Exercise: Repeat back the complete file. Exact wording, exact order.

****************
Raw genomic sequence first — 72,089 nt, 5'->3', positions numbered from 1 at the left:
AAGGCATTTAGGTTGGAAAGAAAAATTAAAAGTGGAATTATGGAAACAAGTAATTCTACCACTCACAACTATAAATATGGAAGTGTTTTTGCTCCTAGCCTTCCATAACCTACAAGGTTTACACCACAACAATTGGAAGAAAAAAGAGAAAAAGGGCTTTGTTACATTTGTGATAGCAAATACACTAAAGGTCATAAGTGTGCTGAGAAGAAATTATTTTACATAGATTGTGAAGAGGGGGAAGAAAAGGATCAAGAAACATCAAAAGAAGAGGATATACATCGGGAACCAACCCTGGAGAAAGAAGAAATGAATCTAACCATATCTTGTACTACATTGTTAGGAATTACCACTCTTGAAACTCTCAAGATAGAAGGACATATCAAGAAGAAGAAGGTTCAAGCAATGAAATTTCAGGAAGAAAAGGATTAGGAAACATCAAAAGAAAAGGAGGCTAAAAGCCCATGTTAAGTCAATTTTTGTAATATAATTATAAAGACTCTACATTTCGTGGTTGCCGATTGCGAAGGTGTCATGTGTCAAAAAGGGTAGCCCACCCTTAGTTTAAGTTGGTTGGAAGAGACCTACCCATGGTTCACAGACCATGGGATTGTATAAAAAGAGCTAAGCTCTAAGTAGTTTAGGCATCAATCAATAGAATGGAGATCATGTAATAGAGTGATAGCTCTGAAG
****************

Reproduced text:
Raw genomic sequence first — 72,089 nt, 5'->3', positions numbered from 1 at the left:
AAGGCATTTAGGTTGGAAAGAAAAATTAAAAGTGGAATTATGGAAACAAGTAATTCTACCACTCACAACTATAAATATGGAAGTGTTTTTGCTCCTAGCCTTCCATAACCTACAAGGTTTACACCACAACAATTGGAAGAAAAAAGAGAAAAAGGGCTTTGTTACATTTGTGATAGCAAATACACTAAAGGTCATAAGTGTGCTGAGAAGAAATTATTTTACATAGATTGTGAAGAGGGGGAAGAAAAGGATCAAGAAACATCAAAAGAAGAGGATATACATCGGGAACCAACCCTGGAGAAAGAAGAAATGAATCTAACCATATCTTGTACTACATTGTTAGGAATTACCACTCTTGAAACTCTCAAGATAGAAGGACATATCAAGAAGAAGAAGGTTCAAGCAATGAAATTTCAGGAAGAAAAGGATTAGGAAACATCAAAAGAAAAGGAGGCTAAAAGCCCATGTTAAGTCAATTTTTGTAATATAATTATAAAGACTCTACATTTCGTGGTTGCCGATTGCGAAGGTGTCATGTGTCAAAAAGGGTAGCCCACCCTTAGTTTAAGTTGGTTGGAAGAGACCTACCCATGGTTCACAGACCATGGGATTGTATAAAAAGAGCTAAGCTCTAAGTAGTTTAGGCATCAATCAATAGAATGGAGATCATGTAATAGAGTGATAGCTCTGAAG